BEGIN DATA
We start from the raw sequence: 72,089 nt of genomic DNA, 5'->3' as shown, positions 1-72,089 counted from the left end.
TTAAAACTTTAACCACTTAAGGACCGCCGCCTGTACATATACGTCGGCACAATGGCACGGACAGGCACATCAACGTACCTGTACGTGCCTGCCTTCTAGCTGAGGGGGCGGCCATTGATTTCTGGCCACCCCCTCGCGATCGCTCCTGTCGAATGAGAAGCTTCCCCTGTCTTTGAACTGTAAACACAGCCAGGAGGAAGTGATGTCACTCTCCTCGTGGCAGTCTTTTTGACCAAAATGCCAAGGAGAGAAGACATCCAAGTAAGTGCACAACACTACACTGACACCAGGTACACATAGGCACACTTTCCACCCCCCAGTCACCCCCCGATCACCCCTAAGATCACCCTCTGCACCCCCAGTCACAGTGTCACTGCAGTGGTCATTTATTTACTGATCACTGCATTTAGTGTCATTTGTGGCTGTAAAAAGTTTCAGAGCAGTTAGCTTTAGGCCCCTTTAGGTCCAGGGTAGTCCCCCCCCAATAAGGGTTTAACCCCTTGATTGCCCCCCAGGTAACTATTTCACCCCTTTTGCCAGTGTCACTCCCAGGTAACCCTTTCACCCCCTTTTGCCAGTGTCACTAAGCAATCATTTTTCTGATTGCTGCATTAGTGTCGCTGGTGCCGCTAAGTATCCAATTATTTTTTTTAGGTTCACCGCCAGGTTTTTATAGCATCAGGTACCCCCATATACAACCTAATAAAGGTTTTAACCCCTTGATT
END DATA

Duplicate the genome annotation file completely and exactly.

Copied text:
We start from the raw sequence: 72,089 nt of genomic DNA, 5'->3' as shown, positions 1-72,089 counted from the left end.
TTAAAACTTTAACCACTTAAGGACCGCCGCCTGTACATATACGTCGGCACAATGGCACGGACAGGCACATCAACGTACCTGTACGTGCCTGCCTTCTAGCTGAGGGGGCGGCCATTGATTTCTGGCCACCCCCTCGCGATCGCTCCTGTCGAATGAGAAGCTTCCCCTGTCTTTGAACTGTAAACACAGCCAGGAGGAAGTGATGTCACTCTCCTCGTGGCAGTCTTTTTGACCAAAATGCCAAGGAGAGAAGACATCCAAGTAAGTGCACAACACTACACTGACACCAGGTACACATAGGCACACTTTCCACCCCCCAGTCACCCCCCGATCACCCCTAAGATCACCCTCTGCACCCCCAGTCACAGTGTCACTGCAGTGGTCATTTATTTACTGATCACTGCATTTAGTGTCATTTGTGGCTGTAAAAAGTTTCAGAGCAGTTAGCTTTAGGCCCCTTTAGGTCCAGGGTAGTCCCCCCCCAATAAGGGTTTAACCCCTTGATTGCCCCCCAGGTAACTATTTCACCCCTTTTGCCAGTGTCACTCCCAGGTAACCCTTTCACCCCCTTTTGCCAGTGTCACTAAGCAATCATTTTTCTGATTGCTGCATTAGTGTCGCTGGTGCCGCTAAGTATCCAATTATTTTTTTTAGGTTCACCGCCAGGTTTTTATAGCATCAGGTACCCCCATATACAACCTAATAAAGGTTTTAACCCCTTGATT